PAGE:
The 6-element rectangular tiles are coded using a combination of variable-length and fixed-length codes. Let N be the number of set bits in the tile, i.e. 0≦N≦6. For N<3, a VLC is used to encode the tile. For N=3, a fixed length escape code is followed by a 5-bit fixed length code. For N>3, another fixed length escape code is followed by a VLC. For N>3, the VLC which follows the escape code is identical to the VLC used to the code of the complement of this tile for the N<3 case. The fixed length escape used for the case of N>3 is different from the fixed length escape code for the N=3 case. The rectangular tile contains six bits of information. Let k be the code associated with the tile, where

k = i b i 2 i ,
bi is the binary value of the ith bit in natural scan order within the tile. Hence, 0≦k<64. A combination of VLCs and escape codes plus fixed length codes is used to signal k.
Diff-6 Mode

The Normal-6 method is used to produce the bitplane as described above, and then the Diff−1 operation is applied to the bitplane as described below.

Row-Skip Mode

In the row-skip coding mode, all-zero rows are skipped with one bit overhead. The syntax is as follows: for each row, a single ROWSKIP bit indicates if the row is skipped; if the row is skipped, the ROWSKIP bit for the next row is next; otherwise (the row is not skipped), ROWBITS bits (a bit for each macroblock in the row) are next. Thus, if the entire row is zero, a zero bit is sent as the ROWSKIP symbol, and ROWBITS is skipped. If there is a set bit in the row, ROWSKIP is set to 1, and the entire row is sent raw (ROWBITS). Rows are scanned from the top to the bottom of the field or frame.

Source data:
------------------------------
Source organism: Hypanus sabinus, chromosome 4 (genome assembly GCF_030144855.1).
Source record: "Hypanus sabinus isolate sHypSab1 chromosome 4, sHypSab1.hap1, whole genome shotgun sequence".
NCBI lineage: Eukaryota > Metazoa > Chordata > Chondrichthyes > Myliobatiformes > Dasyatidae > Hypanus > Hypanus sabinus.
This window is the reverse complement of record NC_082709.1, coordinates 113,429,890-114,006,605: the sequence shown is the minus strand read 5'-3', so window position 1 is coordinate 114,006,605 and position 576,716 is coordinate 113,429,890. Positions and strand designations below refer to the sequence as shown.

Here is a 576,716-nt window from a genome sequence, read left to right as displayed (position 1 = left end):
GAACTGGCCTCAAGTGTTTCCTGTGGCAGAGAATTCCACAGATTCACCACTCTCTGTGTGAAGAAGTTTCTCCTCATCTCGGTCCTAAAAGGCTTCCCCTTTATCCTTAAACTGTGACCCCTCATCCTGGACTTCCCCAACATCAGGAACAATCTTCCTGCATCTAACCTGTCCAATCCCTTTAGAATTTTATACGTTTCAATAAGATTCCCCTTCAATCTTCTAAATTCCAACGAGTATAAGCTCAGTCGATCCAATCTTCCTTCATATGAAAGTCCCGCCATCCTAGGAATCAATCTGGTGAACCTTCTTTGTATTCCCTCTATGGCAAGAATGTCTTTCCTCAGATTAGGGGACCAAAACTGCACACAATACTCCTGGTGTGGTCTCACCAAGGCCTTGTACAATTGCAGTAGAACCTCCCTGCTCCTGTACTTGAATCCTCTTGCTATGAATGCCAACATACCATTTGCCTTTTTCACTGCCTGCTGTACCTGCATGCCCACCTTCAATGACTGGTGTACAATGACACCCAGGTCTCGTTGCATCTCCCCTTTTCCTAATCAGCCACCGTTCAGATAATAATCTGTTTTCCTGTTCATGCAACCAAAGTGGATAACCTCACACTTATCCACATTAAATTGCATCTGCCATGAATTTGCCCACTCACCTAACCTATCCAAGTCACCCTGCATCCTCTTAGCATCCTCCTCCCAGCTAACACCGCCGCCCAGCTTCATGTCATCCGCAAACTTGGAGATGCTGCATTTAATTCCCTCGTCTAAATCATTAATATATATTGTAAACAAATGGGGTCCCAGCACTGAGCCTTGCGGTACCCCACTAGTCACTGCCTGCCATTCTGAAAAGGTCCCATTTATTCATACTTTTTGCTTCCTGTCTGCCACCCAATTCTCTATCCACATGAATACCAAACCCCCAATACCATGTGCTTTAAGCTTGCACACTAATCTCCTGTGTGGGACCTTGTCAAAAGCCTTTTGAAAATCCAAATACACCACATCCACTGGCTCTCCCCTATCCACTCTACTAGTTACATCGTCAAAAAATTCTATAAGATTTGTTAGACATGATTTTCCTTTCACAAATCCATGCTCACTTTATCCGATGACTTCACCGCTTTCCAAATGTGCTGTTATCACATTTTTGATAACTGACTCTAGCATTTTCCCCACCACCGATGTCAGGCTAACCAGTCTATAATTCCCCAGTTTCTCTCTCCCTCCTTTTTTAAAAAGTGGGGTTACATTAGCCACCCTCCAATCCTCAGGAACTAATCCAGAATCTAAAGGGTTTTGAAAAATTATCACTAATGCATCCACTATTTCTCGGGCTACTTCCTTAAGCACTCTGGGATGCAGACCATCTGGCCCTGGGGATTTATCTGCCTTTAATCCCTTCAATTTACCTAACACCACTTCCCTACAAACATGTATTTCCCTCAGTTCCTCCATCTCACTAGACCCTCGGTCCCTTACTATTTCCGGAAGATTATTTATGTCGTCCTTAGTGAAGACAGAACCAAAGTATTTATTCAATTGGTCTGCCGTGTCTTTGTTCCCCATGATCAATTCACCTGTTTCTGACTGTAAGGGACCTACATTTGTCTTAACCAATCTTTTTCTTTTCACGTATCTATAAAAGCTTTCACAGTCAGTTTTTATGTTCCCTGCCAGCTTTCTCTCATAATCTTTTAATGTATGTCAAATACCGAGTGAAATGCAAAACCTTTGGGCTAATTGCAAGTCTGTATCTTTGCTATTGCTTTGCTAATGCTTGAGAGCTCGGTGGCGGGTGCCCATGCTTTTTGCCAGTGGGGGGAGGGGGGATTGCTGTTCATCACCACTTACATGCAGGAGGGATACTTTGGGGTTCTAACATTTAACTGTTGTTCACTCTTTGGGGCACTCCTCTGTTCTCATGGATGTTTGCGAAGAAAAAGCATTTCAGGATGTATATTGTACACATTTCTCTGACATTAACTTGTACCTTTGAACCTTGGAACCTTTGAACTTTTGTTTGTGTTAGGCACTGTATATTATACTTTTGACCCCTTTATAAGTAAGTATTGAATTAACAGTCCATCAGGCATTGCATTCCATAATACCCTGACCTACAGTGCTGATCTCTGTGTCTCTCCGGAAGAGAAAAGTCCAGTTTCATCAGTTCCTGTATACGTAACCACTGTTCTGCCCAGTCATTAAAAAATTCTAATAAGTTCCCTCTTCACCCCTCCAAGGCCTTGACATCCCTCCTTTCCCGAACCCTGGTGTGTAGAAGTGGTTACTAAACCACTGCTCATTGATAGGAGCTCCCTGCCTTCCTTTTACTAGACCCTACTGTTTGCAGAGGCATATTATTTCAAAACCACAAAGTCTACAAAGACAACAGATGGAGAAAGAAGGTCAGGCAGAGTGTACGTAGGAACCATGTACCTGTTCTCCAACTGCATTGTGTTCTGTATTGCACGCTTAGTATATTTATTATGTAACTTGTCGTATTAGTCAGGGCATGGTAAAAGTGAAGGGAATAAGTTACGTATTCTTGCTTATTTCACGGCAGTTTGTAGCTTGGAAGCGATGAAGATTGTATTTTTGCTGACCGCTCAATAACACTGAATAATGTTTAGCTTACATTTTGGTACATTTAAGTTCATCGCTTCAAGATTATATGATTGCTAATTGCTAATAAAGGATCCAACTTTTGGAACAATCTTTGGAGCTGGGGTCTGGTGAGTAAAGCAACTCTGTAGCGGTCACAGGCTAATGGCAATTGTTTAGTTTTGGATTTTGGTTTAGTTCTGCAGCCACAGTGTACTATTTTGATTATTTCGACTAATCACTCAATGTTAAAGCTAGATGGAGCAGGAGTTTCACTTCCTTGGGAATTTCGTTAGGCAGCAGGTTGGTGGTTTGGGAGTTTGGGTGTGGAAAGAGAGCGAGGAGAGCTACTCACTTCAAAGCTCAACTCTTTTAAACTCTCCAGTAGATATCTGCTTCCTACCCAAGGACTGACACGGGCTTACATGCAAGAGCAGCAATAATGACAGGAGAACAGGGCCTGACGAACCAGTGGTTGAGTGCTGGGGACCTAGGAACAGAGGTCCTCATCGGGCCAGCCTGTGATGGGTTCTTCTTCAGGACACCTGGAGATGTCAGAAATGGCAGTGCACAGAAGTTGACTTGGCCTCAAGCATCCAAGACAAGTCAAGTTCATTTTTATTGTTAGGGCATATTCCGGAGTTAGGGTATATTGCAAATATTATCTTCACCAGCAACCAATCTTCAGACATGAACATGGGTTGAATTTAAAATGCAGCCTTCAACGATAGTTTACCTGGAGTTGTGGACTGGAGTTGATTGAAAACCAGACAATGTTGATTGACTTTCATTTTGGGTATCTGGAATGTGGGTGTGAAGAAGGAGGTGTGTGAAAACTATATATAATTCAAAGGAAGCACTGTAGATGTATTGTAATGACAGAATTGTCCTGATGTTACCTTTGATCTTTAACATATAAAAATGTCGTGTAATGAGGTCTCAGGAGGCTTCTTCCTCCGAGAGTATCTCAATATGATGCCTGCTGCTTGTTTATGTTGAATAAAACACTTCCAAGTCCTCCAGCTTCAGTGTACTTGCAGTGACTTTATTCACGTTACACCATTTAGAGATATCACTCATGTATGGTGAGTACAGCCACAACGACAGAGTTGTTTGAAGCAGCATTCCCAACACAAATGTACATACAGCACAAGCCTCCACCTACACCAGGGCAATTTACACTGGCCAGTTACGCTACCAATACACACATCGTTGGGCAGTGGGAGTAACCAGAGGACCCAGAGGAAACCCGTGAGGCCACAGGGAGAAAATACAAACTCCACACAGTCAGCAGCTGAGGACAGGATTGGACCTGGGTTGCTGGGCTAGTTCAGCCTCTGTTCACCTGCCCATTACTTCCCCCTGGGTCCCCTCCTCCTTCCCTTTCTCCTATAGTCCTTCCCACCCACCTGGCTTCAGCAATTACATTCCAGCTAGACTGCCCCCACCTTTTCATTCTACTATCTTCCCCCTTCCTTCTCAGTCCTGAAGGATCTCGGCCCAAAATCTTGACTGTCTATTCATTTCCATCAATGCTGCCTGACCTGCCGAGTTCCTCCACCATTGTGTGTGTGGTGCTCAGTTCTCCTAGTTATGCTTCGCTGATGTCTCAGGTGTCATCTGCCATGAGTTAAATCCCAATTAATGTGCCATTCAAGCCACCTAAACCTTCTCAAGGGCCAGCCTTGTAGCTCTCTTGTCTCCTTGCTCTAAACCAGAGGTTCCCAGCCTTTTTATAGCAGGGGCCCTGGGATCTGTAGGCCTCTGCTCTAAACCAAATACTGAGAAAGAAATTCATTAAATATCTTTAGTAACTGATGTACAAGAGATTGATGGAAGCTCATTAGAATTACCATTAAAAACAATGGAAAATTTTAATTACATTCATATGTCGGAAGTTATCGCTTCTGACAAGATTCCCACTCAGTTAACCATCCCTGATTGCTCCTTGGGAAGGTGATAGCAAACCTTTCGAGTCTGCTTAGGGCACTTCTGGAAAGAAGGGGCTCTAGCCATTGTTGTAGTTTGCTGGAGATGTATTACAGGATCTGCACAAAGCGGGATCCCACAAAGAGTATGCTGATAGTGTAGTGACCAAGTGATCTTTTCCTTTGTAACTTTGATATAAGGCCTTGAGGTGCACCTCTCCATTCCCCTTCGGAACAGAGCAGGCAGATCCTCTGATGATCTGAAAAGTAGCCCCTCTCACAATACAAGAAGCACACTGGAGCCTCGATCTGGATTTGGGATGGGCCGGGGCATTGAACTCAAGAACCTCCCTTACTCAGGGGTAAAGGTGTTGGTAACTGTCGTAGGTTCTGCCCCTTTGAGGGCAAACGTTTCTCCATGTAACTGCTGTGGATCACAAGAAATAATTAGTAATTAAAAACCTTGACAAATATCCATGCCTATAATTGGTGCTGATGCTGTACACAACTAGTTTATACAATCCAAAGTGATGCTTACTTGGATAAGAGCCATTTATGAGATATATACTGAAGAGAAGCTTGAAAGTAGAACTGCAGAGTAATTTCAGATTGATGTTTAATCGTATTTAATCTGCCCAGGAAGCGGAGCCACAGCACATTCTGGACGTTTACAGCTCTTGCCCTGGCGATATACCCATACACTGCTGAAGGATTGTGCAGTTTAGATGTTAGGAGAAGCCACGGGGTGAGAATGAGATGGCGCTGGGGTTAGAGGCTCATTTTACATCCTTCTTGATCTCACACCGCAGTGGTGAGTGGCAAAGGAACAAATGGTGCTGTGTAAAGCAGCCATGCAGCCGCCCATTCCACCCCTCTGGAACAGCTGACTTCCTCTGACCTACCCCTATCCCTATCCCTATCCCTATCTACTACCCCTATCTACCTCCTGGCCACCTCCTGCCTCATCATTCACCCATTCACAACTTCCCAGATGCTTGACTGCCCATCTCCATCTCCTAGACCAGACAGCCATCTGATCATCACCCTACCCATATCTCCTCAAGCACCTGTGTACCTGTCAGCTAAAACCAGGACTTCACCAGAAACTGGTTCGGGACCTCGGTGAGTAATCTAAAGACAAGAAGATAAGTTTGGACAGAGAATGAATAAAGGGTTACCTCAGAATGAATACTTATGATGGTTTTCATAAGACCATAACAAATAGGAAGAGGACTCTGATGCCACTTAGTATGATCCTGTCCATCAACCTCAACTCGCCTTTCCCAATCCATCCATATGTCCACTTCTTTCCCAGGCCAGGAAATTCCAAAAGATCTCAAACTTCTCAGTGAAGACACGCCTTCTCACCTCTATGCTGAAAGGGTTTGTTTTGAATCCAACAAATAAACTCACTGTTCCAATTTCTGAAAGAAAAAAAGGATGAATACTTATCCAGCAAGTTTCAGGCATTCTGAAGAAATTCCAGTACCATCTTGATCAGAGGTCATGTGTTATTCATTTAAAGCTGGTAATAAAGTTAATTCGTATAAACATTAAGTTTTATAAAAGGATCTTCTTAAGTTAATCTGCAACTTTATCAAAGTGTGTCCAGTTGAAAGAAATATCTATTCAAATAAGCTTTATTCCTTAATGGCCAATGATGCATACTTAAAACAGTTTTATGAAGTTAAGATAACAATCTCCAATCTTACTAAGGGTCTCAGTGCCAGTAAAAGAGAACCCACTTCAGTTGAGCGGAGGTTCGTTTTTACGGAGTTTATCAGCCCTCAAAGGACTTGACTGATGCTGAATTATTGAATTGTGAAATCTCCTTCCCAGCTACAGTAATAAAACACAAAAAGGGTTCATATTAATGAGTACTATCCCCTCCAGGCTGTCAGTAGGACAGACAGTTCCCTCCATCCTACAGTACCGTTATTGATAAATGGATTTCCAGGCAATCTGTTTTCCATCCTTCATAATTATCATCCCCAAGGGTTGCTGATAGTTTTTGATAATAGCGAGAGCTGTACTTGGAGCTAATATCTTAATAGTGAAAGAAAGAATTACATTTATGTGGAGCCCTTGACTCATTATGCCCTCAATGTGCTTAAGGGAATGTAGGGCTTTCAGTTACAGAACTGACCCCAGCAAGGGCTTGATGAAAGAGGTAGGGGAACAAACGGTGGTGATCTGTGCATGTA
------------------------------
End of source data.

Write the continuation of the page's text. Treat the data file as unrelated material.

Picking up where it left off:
Column-Skip Mode

Column-skip is the transpose of row-skip. Columns are scanned from the left to the right of the field or frame.

Diff1:: Inverse Differential Decoding

If either differential mode (Diff-2 or Diff-6) is used, a bitplane of “differential bits” is first decoded using the corresponding normal modes (Norm-2 or Norm-6 respectively). The differential bits are used to regenerate the original bitplane. The regeneration process is a 2-D DPCM on a binary alphabet. In order to regenerate the bit at location (i,j), the predictor bp(i,j) is generated as follows (from bits b(i, j) at positions (i,j)):

b p ( i , j ) = { A i = j = 0 , or b ( i , j - 1 ) b ( i - 1 , j ) b ( 0 , j - 1 ) i 0 b ( i - 1 , j ) otherwise
For the differential coding mode, the bitwise inversion process based on INVERT is not performed. However, the INVERT flag is used in a different capacity to indicate the value of the symbol A for the derivation of the predictor shown above. More specifically, A=0 if INVERT=0 and A=1 if INVERT=1. The actual value of the bitplane is obtained by xor'ing the predictor with the decoded differential bit value. In the above equation, b(i,j) is the bit at the i,jth position after final decoding (i.e. after doing Norm-2/Norm-6, followed by differential xor with its predictor).

Having described and illustrated the principles of our invention with reference to various embodiments, it will be recognized that the various embodiments can be modified in arrangement and detail without departing from such principles. It should be understood that the programs, processes, or methods described herein are not related or limited to any particular type of computing environment, unless indicated otherwise. Various types of general purpose or specialized computing environments may be used with or perform operations in accordance with the teachings described herein. Elements of embodiments shown in software may be implemented in hardware and vice versa.